ESPE Abstracts (2014) 82 P-D-3-1-932

Idiopathic Hypogonadotropic Hypogonadism due to a GNRH1 Mutation

Eda Mengen Ucakturka, Leman Damla Kotanb, Fatih Gurbuza, Bilgin Yuksela & Ali Kemal Topaloglua,b


aDepartment of Pediatric Endocrinology, Faculty of Medicine, Cukurova University, Adana, Turkey; bDepartment of Biotechnology, Institute of Sciences, Cukurova University, Adana, Turkey


Background: Idiopathic hypogonadotropic hypogonadism may be normosmic (nIHH) or it may be associated with anosmia, which is known as Kallmann syndrome (KS). First mutation GNRH1 was described in 2009 in patients with nIHH. Mutations of the human GNRH1 gene are a very rare cause of nIHH, with only six mutations so far described.

Case: The proband is a 11.3-year-old boy who first presented at age 1 with micropenis and cryptorchidism. His past medical history is unremarkable except for a bilateral orchidopexy surgery at the age of 2 years. His parents are healthy cousins. The proband’s height and weight are 149 cm (50th–75th percentile) and 84.5 kg (>95 percentile) respectively. His pubic and axillary hair are at Tanner stages 4 and 2 respectively. His testes are 1 ml bilaterally in the scrotum. His stretched penile length was 3.6 cm. Chromosome analysis revealed a 46,XY karyotype. Pelvic ultrasonography confirmed the absence of müllerian structures and the presence of both gonads with features of normal testes in the scrotum. His bone age is 11 years.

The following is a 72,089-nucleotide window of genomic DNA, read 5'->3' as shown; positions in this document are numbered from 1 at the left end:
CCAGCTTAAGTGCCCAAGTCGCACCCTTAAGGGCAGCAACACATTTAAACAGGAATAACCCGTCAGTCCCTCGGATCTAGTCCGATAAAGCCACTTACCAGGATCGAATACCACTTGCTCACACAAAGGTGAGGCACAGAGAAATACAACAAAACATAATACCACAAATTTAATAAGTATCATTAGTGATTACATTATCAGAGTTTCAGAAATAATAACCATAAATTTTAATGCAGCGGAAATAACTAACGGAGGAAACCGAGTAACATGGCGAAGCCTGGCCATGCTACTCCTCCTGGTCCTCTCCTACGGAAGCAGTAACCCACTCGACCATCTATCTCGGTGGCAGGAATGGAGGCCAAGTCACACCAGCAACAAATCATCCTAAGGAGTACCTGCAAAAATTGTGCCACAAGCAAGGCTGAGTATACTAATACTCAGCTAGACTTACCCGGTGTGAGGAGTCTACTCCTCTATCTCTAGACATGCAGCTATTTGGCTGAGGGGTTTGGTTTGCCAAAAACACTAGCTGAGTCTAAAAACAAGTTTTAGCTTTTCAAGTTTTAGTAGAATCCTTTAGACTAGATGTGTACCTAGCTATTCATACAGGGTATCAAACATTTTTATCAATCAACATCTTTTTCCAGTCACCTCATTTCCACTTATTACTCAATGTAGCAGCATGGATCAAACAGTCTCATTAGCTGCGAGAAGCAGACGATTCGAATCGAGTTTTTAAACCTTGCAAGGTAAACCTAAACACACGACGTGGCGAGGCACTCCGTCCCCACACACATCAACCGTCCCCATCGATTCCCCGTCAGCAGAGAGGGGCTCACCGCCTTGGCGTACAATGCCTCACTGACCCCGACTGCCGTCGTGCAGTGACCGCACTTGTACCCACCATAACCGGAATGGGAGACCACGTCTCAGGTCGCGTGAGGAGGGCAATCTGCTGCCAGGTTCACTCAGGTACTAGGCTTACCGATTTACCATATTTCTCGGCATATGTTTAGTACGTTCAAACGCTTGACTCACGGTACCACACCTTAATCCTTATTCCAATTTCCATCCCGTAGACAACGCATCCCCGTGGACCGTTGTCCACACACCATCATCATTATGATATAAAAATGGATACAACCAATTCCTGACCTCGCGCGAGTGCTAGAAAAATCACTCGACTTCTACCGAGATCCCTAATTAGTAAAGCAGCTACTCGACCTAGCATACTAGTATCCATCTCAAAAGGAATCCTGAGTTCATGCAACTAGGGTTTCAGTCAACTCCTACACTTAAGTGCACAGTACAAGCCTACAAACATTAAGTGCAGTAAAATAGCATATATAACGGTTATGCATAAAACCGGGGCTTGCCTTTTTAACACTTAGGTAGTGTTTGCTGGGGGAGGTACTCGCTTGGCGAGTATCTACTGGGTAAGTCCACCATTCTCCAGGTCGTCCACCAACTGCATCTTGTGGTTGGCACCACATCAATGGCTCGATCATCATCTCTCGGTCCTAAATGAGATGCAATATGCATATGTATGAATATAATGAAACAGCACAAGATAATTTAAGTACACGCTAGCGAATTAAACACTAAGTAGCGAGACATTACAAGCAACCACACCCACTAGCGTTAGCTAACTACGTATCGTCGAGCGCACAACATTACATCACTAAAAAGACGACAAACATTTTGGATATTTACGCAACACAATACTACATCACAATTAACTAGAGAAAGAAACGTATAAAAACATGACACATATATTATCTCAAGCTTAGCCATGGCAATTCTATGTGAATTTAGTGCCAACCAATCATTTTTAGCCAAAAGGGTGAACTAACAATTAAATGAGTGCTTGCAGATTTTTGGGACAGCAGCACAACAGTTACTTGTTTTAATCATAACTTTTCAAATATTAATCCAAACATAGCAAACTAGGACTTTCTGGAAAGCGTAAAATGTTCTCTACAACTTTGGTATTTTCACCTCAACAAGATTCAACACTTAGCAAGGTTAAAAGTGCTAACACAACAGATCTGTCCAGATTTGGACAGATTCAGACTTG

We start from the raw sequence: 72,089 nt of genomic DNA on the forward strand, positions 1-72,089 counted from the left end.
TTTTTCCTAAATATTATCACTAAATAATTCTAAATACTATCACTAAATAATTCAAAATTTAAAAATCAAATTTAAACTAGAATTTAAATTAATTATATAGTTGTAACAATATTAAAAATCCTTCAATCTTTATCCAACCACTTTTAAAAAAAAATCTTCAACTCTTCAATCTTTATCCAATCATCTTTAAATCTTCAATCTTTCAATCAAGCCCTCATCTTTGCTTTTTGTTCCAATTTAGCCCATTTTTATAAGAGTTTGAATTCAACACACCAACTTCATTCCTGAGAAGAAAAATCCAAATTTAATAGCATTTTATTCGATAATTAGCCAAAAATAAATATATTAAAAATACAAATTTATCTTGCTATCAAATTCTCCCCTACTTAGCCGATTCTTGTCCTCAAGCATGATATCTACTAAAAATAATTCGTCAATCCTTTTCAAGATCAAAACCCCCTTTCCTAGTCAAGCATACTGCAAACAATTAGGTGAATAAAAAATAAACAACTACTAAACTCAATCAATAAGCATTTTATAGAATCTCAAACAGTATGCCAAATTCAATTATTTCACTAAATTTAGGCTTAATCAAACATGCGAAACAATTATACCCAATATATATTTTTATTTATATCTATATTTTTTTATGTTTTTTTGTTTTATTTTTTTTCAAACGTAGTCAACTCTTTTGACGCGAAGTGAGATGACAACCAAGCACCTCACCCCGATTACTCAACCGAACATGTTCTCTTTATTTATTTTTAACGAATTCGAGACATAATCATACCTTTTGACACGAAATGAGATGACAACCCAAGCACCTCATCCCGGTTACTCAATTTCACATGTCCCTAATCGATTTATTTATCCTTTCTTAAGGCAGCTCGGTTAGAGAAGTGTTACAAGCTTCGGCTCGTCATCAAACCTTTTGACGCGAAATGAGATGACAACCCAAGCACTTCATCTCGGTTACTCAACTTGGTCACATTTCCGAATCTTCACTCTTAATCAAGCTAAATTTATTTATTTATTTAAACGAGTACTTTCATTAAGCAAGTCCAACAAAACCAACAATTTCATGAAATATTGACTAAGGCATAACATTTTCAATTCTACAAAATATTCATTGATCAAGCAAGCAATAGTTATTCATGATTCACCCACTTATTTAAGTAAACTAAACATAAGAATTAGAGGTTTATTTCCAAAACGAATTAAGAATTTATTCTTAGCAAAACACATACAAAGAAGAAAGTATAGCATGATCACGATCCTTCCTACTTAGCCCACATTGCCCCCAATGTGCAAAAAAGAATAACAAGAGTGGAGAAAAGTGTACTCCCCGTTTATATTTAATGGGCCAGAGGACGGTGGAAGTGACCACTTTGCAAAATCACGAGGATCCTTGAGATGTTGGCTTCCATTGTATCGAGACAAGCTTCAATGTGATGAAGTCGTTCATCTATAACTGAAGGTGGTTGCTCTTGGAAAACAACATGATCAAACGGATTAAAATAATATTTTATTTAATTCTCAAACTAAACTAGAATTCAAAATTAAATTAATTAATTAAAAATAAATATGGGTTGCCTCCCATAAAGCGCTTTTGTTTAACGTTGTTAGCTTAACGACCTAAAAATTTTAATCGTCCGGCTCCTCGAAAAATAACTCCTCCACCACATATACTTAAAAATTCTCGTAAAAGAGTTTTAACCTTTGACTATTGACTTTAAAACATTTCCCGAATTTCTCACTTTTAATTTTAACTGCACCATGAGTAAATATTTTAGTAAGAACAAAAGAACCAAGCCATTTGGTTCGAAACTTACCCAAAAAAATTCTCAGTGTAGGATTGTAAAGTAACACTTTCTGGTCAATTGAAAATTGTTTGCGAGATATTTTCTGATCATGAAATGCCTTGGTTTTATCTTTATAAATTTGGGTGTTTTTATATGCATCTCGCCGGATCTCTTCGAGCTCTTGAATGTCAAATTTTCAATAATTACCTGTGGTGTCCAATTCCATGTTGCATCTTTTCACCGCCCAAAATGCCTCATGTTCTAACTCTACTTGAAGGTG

Results: Genetic analysis of this patient identified a homozygous deletion (c.87delA) leading to a frameshift mutation (p.G29GfsX12) in GNRH1.

Conclusion: We here described a frameshift GNRH1 mutation which is producted to lead a total failure of GnRH synthesis. This mutation was previously reported by Chan et al. Comparison of phenotypes show no were difference. GNRH1 mutation in IHH are indeed very rare as we faund only one mutation among 30 families with identified causative mutations. These rare patients offer a unique opportunity to study the effects of human GnRH deficiency.

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